This is an exercise that you can try out. Find pose photos and start copying the pose (eyeball it). Then draw on top of the oval shapes.
I consider myself a perfectionist, and sometimes that can be a bad thing in art when using photo references. This is how I train myself to let go, and be loose. The goal isn’t to copy the photo exactly, even when it’s just a pose that I’m after.
Have you ever sketched the shape of the head lightly, and then went over it more boldly? You were tracing, whether you realized it or not. Tracing in and of itself is neither bad nor good. Here’s an example of how tracing can be put to good use. This kind of tracing is highly recommended, but the kind where you trace to capture everything perfectly, with the intent/desire to improve your skill, then it’s not recommended.
In the examples above, the first two started off with scribbling. I didn’t have an idea for a pose and just wanted to see what randomness would give me. The last two examples, I knew the poses I wanted to draw, and used these ovals as rough guide. There are many ways to approach this. From random scribbling, to gestures, oval shapes, etc… The anatomy and foreshortening might be incorrect, but not bad for a 1-5 mins rough sketch done freehand.
Last night while playing around with the bean shape, it suddenly hit me that I was overthinking it. No wonder why I was struggling with the Cube! Instead of starting with a plane, I was thinking of the Cube in 3D, trying to visualize all sides at once (not recommended if you’re just starting out like me!)
Obviously, drawing a single cube isn’t the problem. For me, it becomes a problem when I try to visualize the Torso as two Cubes, because now the perspective has to be right, whereas with spheres and cylinders, I don’t think too much about perspective. There are many ways to approach this Cube problem that I have found out since last night while playing around in Krita. Here’s what works for me:
Start with bean shape with centerline, and then draw the Cube on top of it afterward using the bean shape/centerline as guide.
Or, skip the bean shape all together and just draw the centerline and then use that as a guide to draw the cube.
Or, skip all that and just think purely in plane, not cube, but PLANE. When you draw the plane, think of it as the “frontal” plane of the Torso. Once you have down the frontal plane, you can add depth/dimension and turn it into a cube as shown in the examples below:
I’m jumping ahead of myself with this post, but it’s something that finally clicked for me and I can’t wait to explore it after I’m done with my cylinder exercises. More on this later!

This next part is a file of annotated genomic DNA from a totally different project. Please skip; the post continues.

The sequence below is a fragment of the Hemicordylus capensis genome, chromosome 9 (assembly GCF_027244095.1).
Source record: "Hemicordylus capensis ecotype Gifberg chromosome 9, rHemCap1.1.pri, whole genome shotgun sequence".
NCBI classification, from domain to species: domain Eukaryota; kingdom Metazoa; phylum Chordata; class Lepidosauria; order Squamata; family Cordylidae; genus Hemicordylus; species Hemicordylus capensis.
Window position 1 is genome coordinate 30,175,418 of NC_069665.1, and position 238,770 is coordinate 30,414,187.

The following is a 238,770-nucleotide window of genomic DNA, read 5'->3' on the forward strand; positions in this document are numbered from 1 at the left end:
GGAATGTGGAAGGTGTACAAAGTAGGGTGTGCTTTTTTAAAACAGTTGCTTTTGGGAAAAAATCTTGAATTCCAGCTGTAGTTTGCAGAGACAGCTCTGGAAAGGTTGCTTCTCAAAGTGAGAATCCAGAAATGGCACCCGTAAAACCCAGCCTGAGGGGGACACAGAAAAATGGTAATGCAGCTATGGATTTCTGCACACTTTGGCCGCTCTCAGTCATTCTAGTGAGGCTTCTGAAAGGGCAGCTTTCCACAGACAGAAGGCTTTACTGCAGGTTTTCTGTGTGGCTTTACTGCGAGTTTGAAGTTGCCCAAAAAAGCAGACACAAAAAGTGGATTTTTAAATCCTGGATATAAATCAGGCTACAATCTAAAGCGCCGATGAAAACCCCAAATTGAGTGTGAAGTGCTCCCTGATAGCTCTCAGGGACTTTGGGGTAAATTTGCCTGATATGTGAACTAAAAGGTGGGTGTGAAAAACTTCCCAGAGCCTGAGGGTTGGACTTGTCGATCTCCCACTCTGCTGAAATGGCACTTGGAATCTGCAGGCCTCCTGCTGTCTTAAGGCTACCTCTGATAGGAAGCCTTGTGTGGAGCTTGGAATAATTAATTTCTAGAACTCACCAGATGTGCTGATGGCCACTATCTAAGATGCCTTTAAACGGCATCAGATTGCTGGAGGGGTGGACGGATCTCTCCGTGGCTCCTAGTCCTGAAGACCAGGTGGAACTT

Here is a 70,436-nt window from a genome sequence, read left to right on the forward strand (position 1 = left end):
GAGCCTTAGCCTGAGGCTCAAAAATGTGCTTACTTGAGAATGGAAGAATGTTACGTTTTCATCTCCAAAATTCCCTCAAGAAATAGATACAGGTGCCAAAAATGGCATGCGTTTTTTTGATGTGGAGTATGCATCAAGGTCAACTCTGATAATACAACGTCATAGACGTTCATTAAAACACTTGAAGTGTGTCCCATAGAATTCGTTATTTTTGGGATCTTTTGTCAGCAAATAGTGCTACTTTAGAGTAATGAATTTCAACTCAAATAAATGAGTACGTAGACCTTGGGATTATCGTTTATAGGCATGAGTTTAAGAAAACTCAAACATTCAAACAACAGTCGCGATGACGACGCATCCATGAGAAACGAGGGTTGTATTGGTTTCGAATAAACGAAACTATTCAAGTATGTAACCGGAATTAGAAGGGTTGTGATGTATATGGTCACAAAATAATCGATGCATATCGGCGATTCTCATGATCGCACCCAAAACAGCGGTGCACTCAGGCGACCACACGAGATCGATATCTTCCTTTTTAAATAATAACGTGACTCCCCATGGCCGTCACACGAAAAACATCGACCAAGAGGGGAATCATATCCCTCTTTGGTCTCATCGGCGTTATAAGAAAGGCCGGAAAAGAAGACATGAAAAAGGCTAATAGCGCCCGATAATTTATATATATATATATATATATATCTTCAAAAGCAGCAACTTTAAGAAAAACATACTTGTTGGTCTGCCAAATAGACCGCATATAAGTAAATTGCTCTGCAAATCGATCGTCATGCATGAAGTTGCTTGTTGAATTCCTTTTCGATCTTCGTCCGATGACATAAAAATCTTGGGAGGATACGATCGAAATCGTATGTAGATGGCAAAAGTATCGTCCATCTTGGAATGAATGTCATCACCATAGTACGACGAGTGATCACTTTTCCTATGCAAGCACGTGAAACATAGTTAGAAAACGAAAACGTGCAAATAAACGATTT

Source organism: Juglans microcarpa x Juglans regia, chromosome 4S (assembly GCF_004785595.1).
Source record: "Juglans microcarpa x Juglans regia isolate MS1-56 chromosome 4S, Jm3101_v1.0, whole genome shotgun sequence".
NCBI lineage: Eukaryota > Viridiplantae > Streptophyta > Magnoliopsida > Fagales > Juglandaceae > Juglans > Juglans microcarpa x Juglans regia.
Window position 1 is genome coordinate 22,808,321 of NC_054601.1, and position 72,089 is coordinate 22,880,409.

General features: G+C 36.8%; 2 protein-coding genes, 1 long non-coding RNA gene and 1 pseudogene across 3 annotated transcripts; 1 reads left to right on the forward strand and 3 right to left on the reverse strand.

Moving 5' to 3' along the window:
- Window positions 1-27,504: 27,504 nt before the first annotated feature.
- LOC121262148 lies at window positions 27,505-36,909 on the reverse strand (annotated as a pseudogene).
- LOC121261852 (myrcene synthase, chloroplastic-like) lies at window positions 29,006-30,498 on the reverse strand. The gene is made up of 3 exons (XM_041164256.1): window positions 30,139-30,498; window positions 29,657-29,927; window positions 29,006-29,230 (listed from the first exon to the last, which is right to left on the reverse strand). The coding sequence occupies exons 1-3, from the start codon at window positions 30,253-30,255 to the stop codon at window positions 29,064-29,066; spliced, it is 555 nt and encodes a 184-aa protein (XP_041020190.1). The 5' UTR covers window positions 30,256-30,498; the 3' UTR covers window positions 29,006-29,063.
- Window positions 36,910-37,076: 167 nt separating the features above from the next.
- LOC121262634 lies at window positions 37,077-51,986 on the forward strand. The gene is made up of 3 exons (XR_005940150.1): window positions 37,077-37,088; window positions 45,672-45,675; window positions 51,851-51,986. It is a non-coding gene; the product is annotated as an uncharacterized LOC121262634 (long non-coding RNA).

Sometimes I can visualize a pose in my head and sketch it out. Other time I struggle with it. Then there are times where the pelvis or leg (started off as circle / loose cylinder) dictates the rest and everything just flows out smoothly without much thinking. I believe the reason for my struggle is not drawing enough different poses from references.
Quickly capturing a pose from a photo is a useful skill to have when you can’t think of an interesting pose [or] you have a hard time visualizing it in your head. I believe that the more you copy poses from photos, the more your mind will grow in this area, which will later help you to draw a variety of poses from imagination… that muscle memory will kick in.
Personally, I find cube hard to visualize freehandly at the moment. Currently I’m thinking with Cylinders and Spheres, but will eventually want to think with Cube to be more perspective-minded. I was experimenting with cross-contour and came to realize that this just might be the bridge to thinking in Cube!
I find cylinder to be a lot easier (than the cube) to visualize (might have to work on cube sense later on). This is me taking a break from my cylindrical limbs exercise. I alternate between the two: cylindrical exercises (using photos) and then freehand cylinders (making things up with cylinders).
Sometimes you’re in the middle of practicing in a state of relaxation, where you don’t think much. You might get something that looks nice, but find that it’s impossible to replicate the result. That certainly happened to me.
The purpose of practicing is to get better and to really improve your skill. We don’t do it so that we can say, “I have done it!” and then move on to the next target. Slow down and be intentional. Be aware of your thought process.
Once you got the essence of the pose, you can try it from memory.
Sooner or later you’ll run into this thing called foreshortening. It’s very difficult to draw poses that have a lot of distortion like this. Knowing that foreshortening is difficult and hard to get it right when you’re just beginning to explore it, I wanted to do more than one test to make sure that the first one wasn’t just a fluke. Don’t expect perfection at first. Aim for “just right.”
I started off with the right arm, then left, head and upward. I imagined the limbs as cylinders.
Taking a break from my goal of 300 pose photos. Only completed 60 so far, 240 more to go. After you do that photo exercise, things will start to click. For me to do these from imagination at this stage means that not everything is accurate (anatomically speaking). Accuracy is not what I’m aiming with these. All that comes later when I look closely at muscles and bones and how they attach together. In the meantime, I just want to be able to pose these cylinders from imagination, to make it look like a figure, good enough, but not necessarily accurate.